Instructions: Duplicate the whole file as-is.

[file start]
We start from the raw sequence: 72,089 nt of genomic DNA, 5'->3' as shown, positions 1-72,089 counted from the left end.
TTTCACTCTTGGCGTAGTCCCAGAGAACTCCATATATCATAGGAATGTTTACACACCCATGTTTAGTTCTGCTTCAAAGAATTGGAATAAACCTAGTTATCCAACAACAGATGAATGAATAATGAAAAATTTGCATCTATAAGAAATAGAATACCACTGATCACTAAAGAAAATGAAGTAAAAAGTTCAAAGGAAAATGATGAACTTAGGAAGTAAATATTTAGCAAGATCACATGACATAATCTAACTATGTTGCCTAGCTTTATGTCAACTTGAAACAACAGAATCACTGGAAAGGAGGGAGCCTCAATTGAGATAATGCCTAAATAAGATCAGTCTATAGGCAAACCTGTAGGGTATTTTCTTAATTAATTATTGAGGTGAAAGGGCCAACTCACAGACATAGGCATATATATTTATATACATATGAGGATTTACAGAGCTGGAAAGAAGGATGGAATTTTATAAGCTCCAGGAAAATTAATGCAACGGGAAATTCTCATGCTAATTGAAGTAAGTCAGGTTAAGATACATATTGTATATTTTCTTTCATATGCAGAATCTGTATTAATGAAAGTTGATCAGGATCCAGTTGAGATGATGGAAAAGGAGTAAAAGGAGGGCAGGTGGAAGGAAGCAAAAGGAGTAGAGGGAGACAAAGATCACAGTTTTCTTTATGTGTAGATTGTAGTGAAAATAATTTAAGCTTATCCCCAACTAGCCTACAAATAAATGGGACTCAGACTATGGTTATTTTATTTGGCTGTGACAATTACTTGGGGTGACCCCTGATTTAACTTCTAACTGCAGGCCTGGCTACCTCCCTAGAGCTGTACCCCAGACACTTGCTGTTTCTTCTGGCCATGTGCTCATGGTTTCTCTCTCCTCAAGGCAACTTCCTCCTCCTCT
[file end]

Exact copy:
We start from the raw sequence: 72,089 nt of genomic DNA, 5'->3' as shown, positions 1-72,089 counted from the left end.
TTTCACTCTTGGCGTAGTCCCAGAGAACTCCATATATCATAGGAATGTTTACACACCCATGTTTAGTTCTGCTTCAAAGAATTGGAATAAACCTAGTTATCCAACAACAGATGAATGAATAATGAAAAATTTGCATCTATAAGAAATAGAATACCACTGATCACTAAAGAAAATGAAGTAAAAAGTTCAAAGGAAAATGATGAACTTAGGAAGTAAATATTTAGCAAGATCACATGACATAATCTAACTATGTTGCCTAGCTTTATGTCAACTTGAAACAACAGAATCACTGGAAAGGAGGGAGCCTCAATTGAGATAATGCCTAAATAAGATCAGTCTATAGGCAAACCTGTAGGGTATTTTCTTAATTAATTATTGAGGTGAAAGGGCCAACTCACAGACATAGGCATATATATTTATATACATATGAGGATTTACAGAGCTGGAAAGAAGGATGGAATTTTATAAGCTCCAGGAAAATTAATGCAACGGGAAATTCTCATGCTAATTGAAGTAAGTCAGGTTAAGATACATATTGTATATTTTCTTTCATATGCAGAATCTGTATTAATGAAAGTTGATCAGGATCCAGTTGAGATGATGGAAAAGGAGTAAAAGGAGGGCAGGTGGAAGGAAGCAAAAGGAGTAGAGGGAGACAAAGATCACAGTTTTCTTTATGTGTAGATTGTAGTGAAAATAATTTAAGCTTATCCCCAACTAGCCTACAAATAAATGGGACTCAGACTATGGTTATTTTATTTGGCTGTGACAATTACTTGGGGTGACCCCTGATTTAACTTCTAACTGCAGGCCTGGCTACCTCCCTAGAGCTGTACCCCAGACACTTGCTGTTTCTTCTGGCCATGTGCTCATGGTTTCTCTCTCCTCAAGGCAACTTCCTCCTCCTCT